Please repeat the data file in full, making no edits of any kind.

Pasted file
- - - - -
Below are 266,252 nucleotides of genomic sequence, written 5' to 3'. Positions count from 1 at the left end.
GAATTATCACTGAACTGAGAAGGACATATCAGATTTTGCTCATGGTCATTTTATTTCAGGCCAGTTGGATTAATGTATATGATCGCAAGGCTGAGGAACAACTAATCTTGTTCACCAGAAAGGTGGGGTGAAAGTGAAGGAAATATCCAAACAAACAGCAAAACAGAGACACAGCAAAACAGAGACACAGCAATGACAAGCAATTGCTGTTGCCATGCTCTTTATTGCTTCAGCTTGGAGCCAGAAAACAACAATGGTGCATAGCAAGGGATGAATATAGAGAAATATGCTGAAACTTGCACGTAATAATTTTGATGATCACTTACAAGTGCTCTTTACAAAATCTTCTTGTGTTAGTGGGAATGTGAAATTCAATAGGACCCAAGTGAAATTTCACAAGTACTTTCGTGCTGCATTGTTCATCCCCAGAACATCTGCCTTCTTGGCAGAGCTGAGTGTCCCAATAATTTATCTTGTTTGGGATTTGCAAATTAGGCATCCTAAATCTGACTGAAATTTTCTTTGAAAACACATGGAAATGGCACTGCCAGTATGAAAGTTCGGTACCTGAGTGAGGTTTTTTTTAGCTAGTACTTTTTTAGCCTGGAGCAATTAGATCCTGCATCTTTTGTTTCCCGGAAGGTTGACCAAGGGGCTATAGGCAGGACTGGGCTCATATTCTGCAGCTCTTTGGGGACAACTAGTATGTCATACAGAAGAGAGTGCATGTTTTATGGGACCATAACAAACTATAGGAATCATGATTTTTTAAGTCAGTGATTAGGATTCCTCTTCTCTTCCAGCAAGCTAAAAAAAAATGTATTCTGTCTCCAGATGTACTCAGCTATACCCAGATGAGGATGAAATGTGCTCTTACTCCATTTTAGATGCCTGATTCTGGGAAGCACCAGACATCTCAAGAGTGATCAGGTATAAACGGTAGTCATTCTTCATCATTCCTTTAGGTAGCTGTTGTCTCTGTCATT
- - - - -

Below are 266,252 nucleotides of genomic sequence, written 5' to 3'. Positions count from 1 at the left end.
GAATTATCACTGAACTGAGAAGGACATATCAGATTTTGCTCATGGTCATTTTATTTCAGGCCAGTTGGATTAATGTATATGATCGCAAGGCTGAGGAACAACTAATCTTGTTCACCAGAAAGGTGGGGTGAAAGTGAAGGAAATATCCAAACAAACAGCAAAACAGAGACACAGCAAAACAGAGACACAGCAATGACAAGCAATTGCTGTTGCCATGCTCTTTATTGCTTCAGCTTGGAGCCAGAAAACAACAATGGTGCATAGCAAGGGATGAATATAGAGAAATATGCTGAAACTTGCACGTAATAATTTTGATGATCACTTACAAGTGCTCTTTACAAAATCTTCTTGTGTTAGTGGGAATGTGAAATTCAATAGGACCCAAGTGAAATTTCACAAGTACTTTCGTGCTGCATTGTTCATCCCCAGAACATCTGCCTTCTTGGCAGAGCTGAGTGTCCCAATAATTTATCTTGTTTGGGATTTGCAAATTAGGCATCCTAAATCTGACTGAAATTTTCTTTGAAAACACATGGAAATGGCACTGCCAGTATGAAAGTTCGGTACCTGAGTGAGGTTTTTTTTAGCTAGTACTTTTTTAGCCTGGAGCAATTAGATCCTGCATCTTTTGTTTCCCGGAAGGTTGACCAAGGGGCTATAGGCAGGACTGGGCTCATATTCTGCAGCTCTTTGGGGACAACTAGTATGTCATACAGAAGAGAGTGCATGTTTTATGGGACCATAACAAACTATAGGAATCATGATTTTTTAAGTCAGTGATTAGGATTCCTCTTCTCTTCCAGCAAGCTAAAAAAAAATGTATTCTGTCTCCAGATGTACTCAGCTATACCCAGATGAGGATGAAATGTGCTCTTACTCCATTTTAGATGCCTGATTCTGGGAAGCACCAGACATCTCAAGAGTGATCAGGTATAAACGGTAGTCATTCTTCATCATTCCTTTAGGTAGCTGTTGTCTCTGTCATT